Although evidence suggested otherwise, Thomas felt he had to over deliver to win approval. I asked him if he had heard of Impostor Syndrome.  I briefly gave him some background. He was so relieved to hear that others suffered from similar feelings of being an ‘impostor’ and needing to overcompensate. He realised that he was not alone in feeling and behaving like this and was able quickly to convince himself that these thoughts were not useful to him or his employer. He felt more confident in his abilities and took on board strategies for changing his thought patterns so that he could carry out his job without the previous levels of anxiety. He delegated more (something which was welcomed by his team) and gave himself permission to be himself at senior meetings, speaking more freely now that the fear of being found out had largely disappeared. He focused more on strategic planning and found his region was able to reach more ambitious targets as a result. He was able to give himself a break and found he didn’t actually need to be working such long hours.

Conclusion of the coaching programme

This is clearly a very brief description of what was covered with Thomas to give you an idea of how debilitating our thought patterns can be.  I work with so many people who identify with Impostor Syndrome and once they learn about it, they feel they can notice and challenge these unhelpful thoughts. It is hugely liberating and whilst not always easy to rid oneself of self criticism entirely, just by beginning to notice the pattern, we can start to think more constructively and clearly.

Names and certain details are changed to respect anonymity.

To read more about Impostor Syndrome, please click here.

Thomas is not the client’s real name.

To discuss a coaching programme, please email me.

Is being emotionally aware wearing you out?

Can being too emotionally aware paralyse decision making?

Psychology Today describes emotional awareness as “including the ability to identify your own emotions and those of others”. Basically, if you want to be a great manager or leader, you will be advised to be an expert in self awareness. Read more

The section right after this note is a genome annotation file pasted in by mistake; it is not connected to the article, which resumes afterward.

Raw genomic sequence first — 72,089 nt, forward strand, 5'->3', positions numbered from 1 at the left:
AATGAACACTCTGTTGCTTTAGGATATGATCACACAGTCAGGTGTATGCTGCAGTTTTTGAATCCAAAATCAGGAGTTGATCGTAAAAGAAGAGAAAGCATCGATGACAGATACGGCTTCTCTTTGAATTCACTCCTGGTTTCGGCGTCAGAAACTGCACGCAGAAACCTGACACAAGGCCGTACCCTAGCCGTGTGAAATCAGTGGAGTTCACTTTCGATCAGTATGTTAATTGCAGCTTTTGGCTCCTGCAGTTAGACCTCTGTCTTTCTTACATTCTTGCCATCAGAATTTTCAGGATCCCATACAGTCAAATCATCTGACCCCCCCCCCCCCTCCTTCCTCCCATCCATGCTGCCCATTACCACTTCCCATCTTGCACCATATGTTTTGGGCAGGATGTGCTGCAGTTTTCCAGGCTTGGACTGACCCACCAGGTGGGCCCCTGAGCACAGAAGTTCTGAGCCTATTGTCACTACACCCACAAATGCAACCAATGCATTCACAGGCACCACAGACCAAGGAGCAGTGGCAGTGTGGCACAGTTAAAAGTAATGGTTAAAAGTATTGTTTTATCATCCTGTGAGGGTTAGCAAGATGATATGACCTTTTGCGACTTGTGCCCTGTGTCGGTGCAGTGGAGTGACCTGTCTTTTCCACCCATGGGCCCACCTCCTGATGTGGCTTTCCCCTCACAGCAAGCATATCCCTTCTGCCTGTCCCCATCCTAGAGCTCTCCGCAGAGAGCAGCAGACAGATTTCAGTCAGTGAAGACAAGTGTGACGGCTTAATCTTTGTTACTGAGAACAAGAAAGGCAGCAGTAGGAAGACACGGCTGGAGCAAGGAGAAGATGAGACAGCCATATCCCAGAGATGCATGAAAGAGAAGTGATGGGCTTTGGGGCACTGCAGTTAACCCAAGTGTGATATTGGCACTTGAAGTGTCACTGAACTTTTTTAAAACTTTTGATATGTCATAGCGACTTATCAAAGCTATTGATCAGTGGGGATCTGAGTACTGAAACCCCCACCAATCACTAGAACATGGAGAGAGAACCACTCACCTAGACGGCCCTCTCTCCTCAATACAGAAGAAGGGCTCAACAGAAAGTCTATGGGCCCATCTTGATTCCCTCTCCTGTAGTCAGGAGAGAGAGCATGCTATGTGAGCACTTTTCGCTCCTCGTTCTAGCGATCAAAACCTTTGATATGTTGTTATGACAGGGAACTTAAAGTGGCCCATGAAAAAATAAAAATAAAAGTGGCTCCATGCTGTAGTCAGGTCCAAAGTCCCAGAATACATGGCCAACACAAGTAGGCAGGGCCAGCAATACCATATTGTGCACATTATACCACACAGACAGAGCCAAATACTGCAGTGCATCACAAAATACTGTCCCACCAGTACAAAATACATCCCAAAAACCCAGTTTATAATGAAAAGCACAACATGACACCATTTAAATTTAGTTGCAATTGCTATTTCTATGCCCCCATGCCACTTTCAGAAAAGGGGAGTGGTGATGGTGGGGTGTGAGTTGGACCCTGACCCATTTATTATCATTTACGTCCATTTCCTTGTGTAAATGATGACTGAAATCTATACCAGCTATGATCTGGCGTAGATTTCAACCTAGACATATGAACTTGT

Guilt – get rid of it!

Guilt – you can reduce feelings of guilt with a little practice!

The Oxford dictionary’s definition of guilt is as “a feeling of having committed wrong or failed in an obligation”.  Most people suffer from this to varying degrees. Some may say it can be a good thing as it means we are behaving in a sensitive way, in a way which considers other people’s feelings.  They may have a point when the guilt doesn’t impact their thoughts and behaviour negatively. However, too many clients I work with suffer from guilt which prevents them from doing so many things that would ultimately benefit them and make them happier, less guilt-ridden people. Read more

Self-Confidence and coaching

How do we transform ourselves into confident individuals?

In my work as a development coach, be it with senior executives, managers, company directors or sole traders, no matter how successful they are, 9/10  lack self-confidence.

Outwardly, these people often seem self-assured, but as soon as they sit down , they tell me about their doubts and anxieties. They worry about what others think and many confide in me that they are “just waiting to be found out”. What exactly does this mean?  Many successful people are concerned that someone will find out that they are faking it. They fret about being exposed as someone who doesn’t know anything and should never have been given the job! Read more

Be more resilient

Many people could benefit from working on their resilience…..

Many successful people, be they business owners or CEOs have something in common – a healthy dose of resilience.

They manage to pick themselves up when things go wrong and start all over again. The classic glass half full analogy seems to work for them – they see opportunities where others may see obstacles or challenges. Read more